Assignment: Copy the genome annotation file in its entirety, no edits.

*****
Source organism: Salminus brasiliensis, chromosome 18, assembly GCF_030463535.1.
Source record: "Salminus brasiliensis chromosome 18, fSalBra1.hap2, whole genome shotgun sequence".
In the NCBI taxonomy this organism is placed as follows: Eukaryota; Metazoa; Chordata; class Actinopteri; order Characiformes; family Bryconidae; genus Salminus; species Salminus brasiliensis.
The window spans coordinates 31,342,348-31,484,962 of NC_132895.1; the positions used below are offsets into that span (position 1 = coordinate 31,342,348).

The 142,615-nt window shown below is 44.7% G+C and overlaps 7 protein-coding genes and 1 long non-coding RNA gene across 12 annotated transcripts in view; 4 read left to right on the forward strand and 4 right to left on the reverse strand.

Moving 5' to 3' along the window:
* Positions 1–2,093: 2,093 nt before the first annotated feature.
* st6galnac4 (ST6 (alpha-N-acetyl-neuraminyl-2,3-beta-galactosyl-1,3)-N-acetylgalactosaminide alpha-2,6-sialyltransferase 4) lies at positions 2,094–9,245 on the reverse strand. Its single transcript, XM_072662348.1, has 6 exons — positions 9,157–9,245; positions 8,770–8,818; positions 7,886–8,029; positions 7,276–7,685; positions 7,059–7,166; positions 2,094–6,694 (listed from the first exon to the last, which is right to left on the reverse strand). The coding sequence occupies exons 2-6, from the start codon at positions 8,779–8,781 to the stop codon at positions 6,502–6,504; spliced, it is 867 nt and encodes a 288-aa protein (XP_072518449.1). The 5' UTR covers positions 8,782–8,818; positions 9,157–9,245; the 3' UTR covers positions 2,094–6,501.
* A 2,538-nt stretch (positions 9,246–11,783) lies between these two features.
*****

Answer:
Source organism: Salminus brasiliensis, chromosome 18, assembly GCF_030463535.1.
Source record: "Salminus brasiliensis chromosome 18, fSalBra1.hap2, whole genome shotgun sequence".
In the NCBI taxonomy this organism is placed as follows: Eukaryota; Metazoa; Chordata; class Actinopteri; order Characiformes; family Bryconidae; genus Salminus; species Salminus brasiliensis.
The window spans coordinates 31,342,348-31,484,962 of NC_132895.1; the positions used below are offsets into that span (position 1 = coordinate 31,342,348).

The 142,615-nt window shown below is 44.7% G+C and overlaps 7 protein-coding genes and 1 long non-coding RNA gene across 12 annotated transcripts in view; 4 read left to right on the forward strand and 4 right to left on the reverse strand.

Moving 5' to 3' along the window:
* Positions 1–2,093: 2,093 nt before the first annotated feature.
* st6galnac4 (ST6 (alpha-N-acetyl-neuraminyl-2,3-beta-galactosyl-1,3)-N-acetylgalactosaminide alpha-2,6-sialyltransferase 4) lies at positions 2,094–9,245 on the reverse strand. Its single transcript, XM_072662348.1, has 6 exons — positions 9,157–9,245; positions 8,770–8,818; positions 7,886–8,029; positions 7,276–7,685; positions 7,059–7,166; positions 2,094–6,694 (listed from the first exon to the last, which is right to left on the reverse strand). The coding sequence occupies exons 2-6, from the start codon at positions 8,779–8,781 to the stop codon at positions 6,502–6,504; spliced, it is 867 nt and encodes a 288-aa protein (XP_072518449.1). The 5' UTR covers positions 8,782–8,818; positions 9,157–9,245; the 3' UTR covers positions 2,094–6,501.
* A 2,538-nt stretch (positions 9,246–11,783) lies between these two features.